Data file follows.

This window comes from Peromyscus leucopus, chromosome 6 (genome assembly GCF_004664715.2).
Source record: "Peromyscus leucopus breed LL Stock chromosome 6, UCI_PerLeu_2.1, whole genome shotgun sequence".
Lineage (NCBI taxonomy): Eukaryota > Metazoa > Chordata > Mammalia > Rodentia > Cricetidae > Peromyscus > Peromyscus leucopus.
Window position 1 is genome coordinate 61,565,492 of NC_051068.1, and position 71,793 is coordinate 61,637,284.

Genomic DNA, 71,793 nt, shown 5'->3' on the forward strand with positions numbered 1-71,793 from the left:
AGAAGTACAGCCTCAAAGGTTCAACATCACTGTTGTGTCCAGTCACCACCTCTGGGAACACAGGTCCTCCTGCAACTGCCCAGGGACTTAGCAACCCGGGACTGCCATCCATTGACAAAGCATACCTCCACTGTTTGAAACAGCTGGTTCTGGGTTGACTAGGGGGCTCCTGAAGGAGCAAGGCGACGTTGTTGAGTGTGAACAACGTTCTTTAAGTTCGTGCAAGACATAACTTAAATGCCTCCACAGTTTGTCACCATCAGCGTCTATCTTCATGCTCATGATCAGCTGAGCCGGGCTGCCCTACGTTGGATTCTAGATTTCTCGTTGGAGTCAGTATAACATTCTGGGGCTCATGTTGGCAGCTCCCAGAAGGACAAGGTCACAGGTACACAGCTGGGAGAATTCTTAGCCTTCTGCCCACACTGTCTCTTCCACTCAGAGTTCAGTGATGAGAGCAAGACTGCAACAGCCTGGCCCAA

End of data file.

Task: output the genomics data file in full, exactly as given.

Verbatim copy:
This window comes from Peromyscus leucopus, chromosome 6 (genome assembly GCF_004664715.2).
Source record: "Peromyscus leucopus breed LL Stock chromosome 6, UCI_PerLeu_2.1, whole genome shotgun sequence".
Lineage (NCBI taxonomy): Eukaryota > Metazoa > Chordata > Mammalia > Rodentia > Cricetidae > Peromyscus > Peromyscus leucopus.
Window position 1 is genome coordinate 61,565,492 of NC_051068.1, and position 71,793 is coordinate 61,637,284.

Genomic DNA, 71,793 nt, shown 5'->3' on the forward strand with positions numbered 1-71,793 from the left:
AGAAGTACAGCCTCAAAGGTTCAACATCACTGTTGTGTCCAGTCACCACCTCTGGGAACACAGGTCCTCCTGCAACTGCCCAGGGACTTAGCAACCCGGGACTGCCATCCATTGACAAAGCATACCTCCACTGTTTGAAACAGCTGGTTCTGGGTTGACTAGGGGGCTCCTGAAGGAGCAAGGCGACGTTGTTGAGTGTGAACAACGTTCTTTAAGTTCGTGCAAGACATAACTTAAATGCCTCCACAGTTTGTCACCATCAGCGTCTATCTTCATGCTCATGATCAGCTGAGCCGGGCTGCCCTACGTTGGATTCTAGATTTCTCGTTGGAGTCAGTATAACATTCTGGGGCTCATGTTGGCAGCTCCCAGAAGGACAAGGTCACAGGTACACAGCTGGGAGAATTCTTAGCCTTCTGCCCACACTGTCTCTTCCACTCAGAGTTCAGTGATGAGAGCAAGACTGCAACAGCCTGGCCCAA